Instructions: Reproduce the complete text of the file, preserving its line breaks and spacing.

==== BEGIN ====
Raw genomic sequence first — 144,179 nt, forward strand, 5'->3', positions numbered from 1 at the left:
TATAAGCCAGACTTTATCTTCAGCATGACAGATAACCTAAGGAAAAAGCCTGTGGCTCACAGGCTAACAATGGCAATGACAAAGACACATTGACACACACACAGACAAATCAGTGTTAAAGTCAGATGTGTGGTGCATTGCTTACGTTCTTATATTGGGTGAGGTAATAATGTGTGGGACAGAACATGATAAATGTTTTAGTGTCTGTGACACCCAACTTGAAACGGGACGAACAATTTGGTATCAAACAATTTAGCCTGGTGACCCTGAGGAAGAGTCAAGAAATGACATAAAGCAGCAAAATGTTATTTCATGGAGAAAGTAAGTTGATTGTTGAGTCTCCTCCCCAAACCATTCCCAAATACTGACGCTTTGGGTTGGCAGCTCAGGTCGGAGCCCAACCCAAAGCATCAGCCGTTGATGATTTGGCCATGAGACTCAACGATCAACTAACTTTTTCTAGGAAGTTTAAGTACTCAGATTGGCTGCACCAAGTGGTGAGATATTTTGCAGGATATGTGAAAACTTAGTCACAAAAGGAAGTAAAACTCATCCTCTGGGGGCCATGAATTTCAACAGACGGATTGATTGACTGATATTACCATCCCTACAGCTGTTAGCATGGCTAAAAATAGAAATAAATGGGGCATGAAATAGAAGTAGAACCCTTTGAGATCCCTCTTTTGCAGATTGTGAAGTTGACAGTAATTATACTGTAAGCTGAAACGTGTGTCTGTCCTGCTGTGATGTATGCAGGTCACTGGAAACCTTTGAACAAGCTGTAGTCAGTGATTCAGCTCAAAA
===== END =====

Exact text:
Raw genomic sequence first — 144,179 nt, forward strand, 5'->3', positions numbered from 1 at the left:
TATAAGCCAGACTTTATCTTCAGCATGACAGATAACCTAAGGAAAAAGCCTGTGGCTCACAGGCTAACAATGGCAATGACAAAGACACATTGACACACACACAGACAAATCAGTGTTAAAGTCAGATGTGTGGTGCATTGCTTACGTTCTTATATTGGGTGAGGTAATAATGTGTGGGACAGAACATGATAAATGTTTTAGTGTCTGTGACACCCAACTTGAAACGGGACGAACAATTTGGTATCAAACAATTTAGCCTGGTGACCCTGAGGAAGAGTCAAGAAATGACATAAAGCAGCAAAATGTTATTTCATGGAGAAAGTAAGTTGATTGTTGAGTCTCCTCCCCAAACCATTCCCAAATACTGACGCTTTGGGTTGGCAGCTCAGGTCGGAGCCCAACCCAAAGCATCAGCCGTTGATGATTTGGCCATGAGACTCAACGATCAACTAACTTTTTCTAGGAAGTTTAAGTACTCAGATTGGCTGCACCAAGTGGTGAGATATTTTGCAGGATATGTGAAAACTTAGTCACAAAAGGAAGTAAAACTCATCCTCTGGGGGCCATGAATTTCAACAGACGGATTGATTGACTGATATTACCATCCCTACAGCTGTTAGCATGGCTAAAAATAGAAATAAATGGGGCATGAAATAGAAGTAGAACCCTTTGAGATCCCTCTTTTGCAGATTGTGAAGTTGACAGTAATTATACTGTAAGCTGAAACGTGTGTCTGTCCTGCTGTGATGTATGCAGGTCACTGGAAACCTTTGAACAAGCTGTAGTCAGTGATTCAGCTCAAAA